RICHMOND, Va. (CN) – An attorney for a West Virginia wastewater treatment plant argued before a Fourth Circuit panel Tuesday that it has standing to challenge federal regulators over how much copper can be put into local waterways.
The city of Charleston’s sanitary board operates the facility along the Kanawha River under a Clean Water Act permit that is reissued every five years.
It argued that the Environmental Protection Agency violated the CWA by not reviewing in a timely manner a site-specific water quality standard for copper discharge into the river.
The West Virginia Department of Environmental Protection develops water quality standards for each local body of water, which must be approved by the Legislature and the governor and then by the EPA.
The sanitary board proposed a permit allowing it to discharge copper into the Kanawha River at a rate of 5.62 times the national copper standard.
But the EPA did not respond in time and the state agency issued the board a permit in 2017 that defaulted to the copper discharge limits recommended by the EPA.
The Department of Environmental Protection said there was no need for a specific discharge limit on copper throughout the operation of the 2017 permit. It “concluded that there is no reasonable probability that the sanitary board would violate the default water quality standard for copper using a…reasonable potential analysis,” according to court records.
A federal judge dismissed the sanitary board’s complaint last March, finding that its claims are moot because it is unlikely to violate the limits on copper discharges.
“The sanitary board makes no effort to show that an elevated copper sample prompting the imposition of a limitation on the discharge of effluent copper is ‘certainly impending,’” U.S. District Judge Joseph Goodwin wrote.
The judge continued, “Here, the sanitary board makes no persuasive argument that removes the risk of harm from the realm of hypothetical and speculative and into the realm of concreteness.”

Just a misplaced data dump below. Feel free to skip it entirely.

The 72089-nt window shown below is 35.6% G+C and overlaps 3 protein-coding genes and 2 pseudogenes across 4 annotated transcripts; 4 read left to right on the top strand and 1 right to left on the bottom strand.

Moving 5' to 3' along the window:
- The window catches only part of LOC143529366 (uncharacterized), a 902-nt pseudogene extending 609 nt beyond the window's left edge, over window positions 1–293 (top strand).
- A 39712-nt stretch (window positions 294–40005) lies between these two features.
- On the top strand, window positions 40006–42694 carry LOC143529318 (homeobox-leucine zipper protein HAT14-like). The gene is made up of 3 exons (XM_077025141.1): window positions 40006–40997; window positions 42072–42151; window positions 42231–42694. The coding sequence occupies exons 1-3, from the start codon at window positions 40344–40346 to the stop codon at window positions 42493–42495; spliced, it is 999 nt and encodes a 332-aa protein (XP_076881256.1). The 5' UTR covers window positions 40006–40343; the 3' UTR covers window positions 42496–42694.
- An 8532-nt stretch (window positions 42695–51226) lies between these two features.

On appeal to the Fourth Circuit, the board challenged the mootness determination and argued it has standing the original denial of its proposed copper discharge limits.
“The EPA was trying to avoid our date in court,” said Paul Calamita, chairman of AquaLaw, who represented the sanitary board in Tuesday’s hearing.
He said his client’s argument wasn’t moot because there are general water quality standard conditions, even if they were not specified in the 2017 permit, and those copper standards are still relevant to the treatment facility’s discharges.
But Jeffrey S. Beelaert, a Department of Justice lawyer who argued on behalf of the EPA, said the mootness finding supersedes any of the sanitary board arguments.
“The 2017 permit doesn’t include copper limits, there is no copper permit,” he said, stressing how the lack of limit means there is no need to monitor for copper and the sanitary board is facing no concrete injury.
U.S. Circuit Judge Harvie Wilkinson appeared to agree with Beelaert’s argument. He said the sanitary board was asking the court to imagine a scenario where a new copper limit might create a problem at some point.
“It looks a little futuristic,” he said.
But Calamita, in an interview after the hearing, said this case could have far-reaching implications.
“The district court said unless you have a permit limit that you’re exceeding, you can’t challenge the standard,” the plaintiff’s attorney said, noting if the panel overturns the district court it could allow more challenges from parties who didn’t have standing in the past.
But if the Fourth Circuit upholds the mootness decision, he said “it will significantly narrow who can challenge a state water quality standard.”
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